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Update: While travelling across country on December 20 near Longview, TX my transmission pump went out and the end result was a blown transmission. The tow company which was dispatched by State Farm roadside service towed my vehicle with a wheel-lift tow truck. That is a big no-no for AWD drive vehicles. They should have used a flatbed tow truck. The local Dodge dealer in Albuquerque, pulled the rear differential and viscous unit yesterday and confirmed that the rear differential is toast. They advised that the damage is most likely the result of the towing company pulling it behind a wheel-lift tow truck. I spent $5,700 for the new transmission and will spend another $1,400 for a new rear differential. I will be filing a claim against State Farm today.  

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2 hours ago, dmonteau said:

I will be filing a claim against State Farm today.  

 

Just something to mention if you file a claim against your insurance make sure to ask if it will counts as a claim. If you file a claim for $1500 against yourself it may effect your rates at renewal. So make sure to ask if it will count against you and if it could possible loose you an other discounts like claim free or something. Even though no accident happened if you claim is over $1000 some companies may remove some discounts.

 

So sometimes for small things it's cheaper to pay out of your own pocket then submit a claim.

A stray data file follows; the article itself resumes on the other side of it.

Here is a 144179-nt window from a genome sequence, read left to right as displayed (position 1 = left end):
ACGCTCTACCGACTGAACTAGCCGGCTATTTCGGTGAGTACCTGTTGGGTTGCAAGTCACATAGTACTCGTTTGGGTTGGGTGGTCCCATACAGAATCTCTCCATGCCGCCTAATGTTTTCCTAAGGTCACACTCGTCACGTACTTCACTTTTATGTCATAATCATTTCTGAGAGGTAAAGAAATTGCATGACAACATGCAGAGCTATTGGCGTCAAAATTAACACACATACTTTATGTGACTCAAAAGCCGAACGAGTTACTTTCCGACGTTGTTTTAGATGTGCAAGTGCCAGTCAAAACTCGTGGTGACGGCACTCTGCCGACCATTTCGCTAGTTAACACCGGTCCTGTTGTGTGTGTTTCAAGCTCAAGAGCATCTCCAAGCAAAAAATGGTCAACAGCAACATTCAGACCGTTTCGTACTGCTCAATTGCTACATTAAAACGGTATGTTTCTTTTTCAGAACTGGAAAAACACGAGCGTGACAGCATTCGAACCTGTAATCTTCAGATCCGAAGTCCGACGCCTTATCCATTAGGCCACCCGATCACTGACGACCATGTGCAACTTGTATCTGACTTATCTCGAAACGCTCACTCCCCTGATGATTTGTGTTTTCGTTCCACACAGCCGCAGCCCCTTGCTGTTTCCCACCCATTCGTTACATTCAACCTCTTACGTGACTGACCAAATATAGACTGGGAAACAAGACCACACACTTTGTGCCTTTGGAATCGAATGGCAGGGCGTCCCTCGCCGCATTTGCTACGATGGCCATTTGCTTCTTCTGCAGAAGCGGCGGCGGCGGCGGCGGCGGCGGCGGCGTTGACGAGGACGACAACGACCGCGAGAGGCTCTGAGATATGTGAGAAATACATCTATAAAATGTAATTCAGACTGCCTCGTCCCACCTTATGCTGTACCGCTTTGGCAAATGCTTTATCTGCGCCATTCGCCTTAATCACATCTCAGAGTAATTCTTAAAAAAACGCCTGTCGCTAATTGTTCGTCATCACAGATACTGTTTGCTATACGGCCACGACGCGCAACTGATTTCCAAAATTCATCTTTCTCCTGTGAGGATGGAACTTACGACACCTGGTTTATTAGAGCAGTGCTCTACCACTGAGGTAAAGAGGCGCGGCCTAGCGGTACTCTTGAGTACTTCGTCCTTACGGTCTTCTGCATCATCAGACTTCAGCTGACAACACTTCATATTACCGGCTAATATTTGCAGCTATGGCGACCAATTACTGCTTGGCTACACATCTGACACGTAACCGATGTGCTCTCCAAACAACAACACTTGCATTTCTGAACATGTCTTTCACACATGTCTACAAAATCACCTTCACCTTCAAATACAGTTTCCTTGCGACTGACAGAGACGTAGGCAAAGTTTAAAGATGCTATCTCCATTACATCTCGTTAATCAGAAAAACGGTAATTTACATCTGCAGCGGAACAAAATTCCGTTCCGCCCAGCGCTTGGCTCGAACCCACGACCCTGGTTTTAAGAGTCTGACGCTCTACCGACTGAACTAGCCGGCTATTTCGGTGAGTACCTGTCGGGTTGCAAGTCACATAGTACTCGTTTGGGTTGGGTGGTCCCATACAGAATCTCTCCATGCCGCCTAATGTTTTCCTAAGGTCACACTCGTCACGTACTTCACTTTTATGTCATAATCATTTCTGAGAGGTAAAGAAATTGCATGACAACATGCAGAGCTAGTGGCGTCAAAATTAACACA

All that said your insurance company shouldn't have to pay for a damage done by tow company even though your insurance company dispatched them to you. 

 

Tow company should pay for all damages.

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3 hours ago, dmonteau said:

Update: While travelling across country on December 20 near Longview, TX my transmission pump went out and the end result was a blown transmission. The tow company which was dispatched by State Farm roadside service towed my vehicle with a wheel-lift tow truck. That is a big no-no for AWD drive vehicles. They should have used a flatbed tow truck. The local Dodge dealer in Albuquerque, pulled the rear differential and viscous unit yesterday and confirmed that the rear differential is toast. They advised that the damage is most likely the result of the towing company pulling it behind a wheel-lift tow truck. I spent $5,700 for the new transmission and will spend another $1,400 for a new rear differential. I will be filing a claim against State Farm today.  

two fold problem here yes you had state farm dispatch a tow truck to tow you in, you also probably be suing the tow truck service as it was their fault for using the WRONG towing procedure .

Edited by 2late4u